Two artistic titans of the art world share the same space. I imagine a violent confrontation where the most incredible pieces would be thrown at the viewers’ face. The mirror created by the Musée Rodin in Paris facing Auguste Rodin and Anselm Kiefer does not disappoint. New art works from Kiefer are on display in the former chapel facing the Hotel Biron, which houses the comprehensive collection by Rodin. This year the art world celebrates the centenary of Rodin’s death, and to mark the occasion, his book Les Cathédrales de France has led to the creation of an entirely new collection of pieces by the emblematic Kiefer.
The rendering is intriguing. If there is a touch of Rodin in Kiefer’s new pieces, oddly the opposite is equally true. Through usual symbols, materials and customary displays, Kiefer welcomes us into his dark world, comprised of history and personal interpretation. Not only the vitrines and large scale paintings inhabit the first room of the chapel. Hidden behind the entrance as if meant to create a surprise effect, a row of shelves is filled with worked moulds. My immediate reaction is to ask myself if these came directly from Kiefer’s home in Barjac, if he made the fragmented body parts and whether he used the imprints he left within the moulds.
The work of Kiefer resonates with elements he already employed, already endured, already lived. This time, the artist has added another dimension as he intends to unveil the intricate relationship he has nurtured with Rodin over the course of the past few years, by appropriating some of the key aspects of the French sculptor’s work. The moulds, imprints, architectural elements and the voluptuousness of the female body shrewdly infiltrate the straw, soil, sunflowers, books and lead.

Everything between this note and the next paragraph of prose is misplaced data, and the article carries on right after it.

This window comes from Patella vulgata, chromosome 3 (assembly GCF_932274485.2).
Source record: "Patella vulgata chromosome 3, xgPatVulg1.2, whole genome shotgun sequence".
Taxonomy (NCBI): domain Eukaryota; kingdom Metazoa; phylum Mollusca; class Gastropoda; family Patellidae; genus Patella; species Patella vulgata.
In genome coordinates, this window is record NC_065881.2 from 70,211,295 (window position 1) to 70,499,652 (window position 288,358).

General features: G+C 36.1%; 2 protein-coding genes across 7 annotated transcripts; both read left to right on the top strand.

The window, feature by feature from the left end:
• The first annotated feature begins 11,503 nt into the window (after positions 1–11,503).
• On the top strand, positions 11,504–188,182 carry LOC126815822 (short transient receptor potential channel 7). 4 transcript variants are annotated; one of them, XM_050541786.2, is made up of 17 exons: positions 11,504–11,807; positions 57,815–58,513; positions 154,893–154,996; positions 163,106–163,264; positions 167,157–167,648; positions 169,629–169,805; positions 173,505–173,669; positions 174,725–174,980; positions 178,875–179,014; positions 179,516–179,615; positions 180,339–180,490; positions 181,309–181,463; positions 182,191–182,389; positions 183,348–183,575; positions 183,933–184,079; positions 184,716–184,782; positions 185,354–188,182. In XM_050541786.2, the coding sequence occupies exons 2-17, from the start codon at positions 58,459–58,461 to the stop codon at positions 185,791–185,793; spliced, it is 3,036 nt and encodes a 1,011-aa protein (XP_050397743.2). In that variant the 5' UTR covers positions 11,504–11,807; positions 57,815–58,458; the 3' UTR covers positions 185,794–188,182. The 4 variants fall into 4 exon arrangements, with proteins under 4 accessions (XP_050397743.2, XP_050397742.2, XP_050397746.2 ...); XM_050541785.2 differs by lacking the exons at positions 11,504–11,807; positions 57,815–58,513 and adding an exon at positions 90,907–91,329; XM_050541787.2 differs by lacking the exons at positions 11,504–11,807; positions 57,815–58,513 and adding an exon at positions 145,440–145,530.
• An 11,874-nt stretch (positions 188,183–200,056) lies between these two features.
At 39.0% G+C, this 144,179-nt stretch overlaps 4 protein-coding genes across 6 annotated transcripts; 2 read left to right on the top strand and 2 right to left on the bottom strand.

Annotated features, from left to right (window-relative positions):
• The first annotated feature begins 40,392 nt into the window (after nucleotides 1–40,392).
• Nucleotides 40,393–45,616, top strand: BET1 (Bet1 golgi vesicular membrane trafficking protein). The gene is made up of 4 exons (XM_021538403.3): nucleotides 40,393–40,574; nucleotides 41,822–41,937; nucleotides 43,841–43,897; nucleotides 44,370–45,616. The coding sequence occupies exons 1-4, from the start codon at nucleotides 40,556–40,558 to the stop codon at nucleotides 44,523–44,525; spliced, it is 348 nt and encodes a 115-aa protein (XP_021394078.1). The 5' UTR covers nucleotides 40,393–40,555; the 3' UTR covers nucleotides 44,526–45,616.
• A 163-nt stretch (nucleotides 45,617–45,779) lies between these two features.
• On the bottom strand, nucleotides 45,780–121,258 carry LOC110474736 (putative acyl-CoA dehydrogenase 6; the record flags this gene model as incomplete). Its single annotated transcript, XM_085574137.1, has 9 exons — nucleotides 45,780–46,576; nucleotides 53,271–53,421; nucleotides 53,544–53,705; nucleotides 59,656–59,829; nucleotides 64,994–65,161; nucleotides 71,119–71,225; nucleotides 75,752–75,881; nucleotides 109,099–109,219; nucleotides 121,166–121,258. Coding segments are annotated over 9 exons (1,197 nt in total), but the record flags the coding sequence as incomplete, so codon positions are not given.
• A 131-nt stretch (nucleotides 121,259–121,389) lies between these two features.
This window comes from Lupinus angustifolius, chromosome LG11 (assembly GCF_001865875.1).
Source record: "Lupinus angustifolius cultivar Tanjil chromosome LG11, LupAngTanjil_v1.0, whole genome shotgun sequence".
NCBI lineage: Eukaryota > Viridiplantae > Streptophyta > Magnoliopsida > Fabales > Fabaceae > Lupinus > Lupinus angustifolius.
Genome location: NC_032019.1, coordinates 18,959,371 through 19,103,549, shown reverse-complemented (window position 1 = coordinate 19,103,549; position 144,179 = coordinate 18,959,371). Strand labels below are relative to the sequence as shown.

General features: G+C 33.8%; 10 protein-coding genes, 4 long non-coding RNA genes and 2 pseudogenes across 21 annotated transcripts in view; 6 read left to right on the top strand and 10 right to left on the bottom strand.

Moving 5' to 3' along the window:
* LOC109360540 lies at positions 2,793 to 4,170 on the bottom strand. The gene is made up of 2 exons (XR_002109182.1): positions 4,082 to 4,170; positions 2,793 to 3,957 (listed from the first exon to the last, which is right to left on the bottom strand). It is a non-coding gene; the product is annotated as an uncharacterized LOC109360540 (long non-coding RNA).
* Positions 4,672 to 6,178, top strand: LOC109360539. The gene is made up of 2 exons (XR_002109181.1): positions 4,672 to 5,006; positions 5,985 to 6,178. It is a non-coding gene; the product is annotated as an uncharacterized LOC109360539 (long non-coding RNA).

The towers on the paintings reference cathedrals all over France which were dear to Rodin’s heart, and which he studied for years. The torn, decrepit material hanging from the thick brushstrokes is lead – a new component to the paintings. By adding the heavy, dripping folds of metal, the artist perhaps reinforces the effect of time on monuments and by using a background which already existed in his collection, he celebrates renewal. The use of lead is seen again and again in the vitrines placed throughout the chapel.
On bright sunny days, the effect of the light coming from the stained-glass cascading through the interior of the see-through displays is magnificent. In the confined space of the corridor, the contrast of colour-darkness works wonderfully and brings Kiefer’s splenetic pieces to life. I am tempted to reflect on what could possibly link these pieces to Rodin’s work. The books laid out on the tables in one large room perhaps give me more of a hint and I suspect that Kiefer has reinterpreted the original works in his own way. The drawings of a woman emanating from an architectural background complement the eroticism vaguely implicit in the angular shapes of a building. Here Kiefer prolongs Rodin’s risqué vision at the time of the cathedrals, but this thought is intuitive and I wished that some of Rodin’s pieces were sitting next to Kiefer’s.
Within the Hotel Biron, Rodin’s sculptures adorn the passage from one room to another. I see in his work the demonstration of control over the medium but also the bold creativity with which he drifted from classical sculpture. One piece which stands out is entitled Absolution, and it is reminiscent of Kiefer’s work. The piece is presented for the first time here and is an assembly of three figures: Torse d’Ugolin, La Terre, Tête de la Martyre all placed under a draped piece of fabric. Innovative and sumptuous all at the same time, this piece reminds me of the fabric used by Kiefer in the Valkyries of Walhalla in Die Walkuren or in the lead dripping in Emanation. The texture is similar in the way it folds, evanescing at the end as if it was attracted to the ground, weighing more than a piece of fabric, transporting the years, emotions and time.
The invisible concordance between the two artists, who are separated by a hundred years, is uncanny. The two titans have done more than battle in the arena of rue de Varennes, they have conversed, exchanged and proven that art is not fixed to one era.
Kiefer Rodin at Musée Rodin Paris (14 March – 22 October 2017)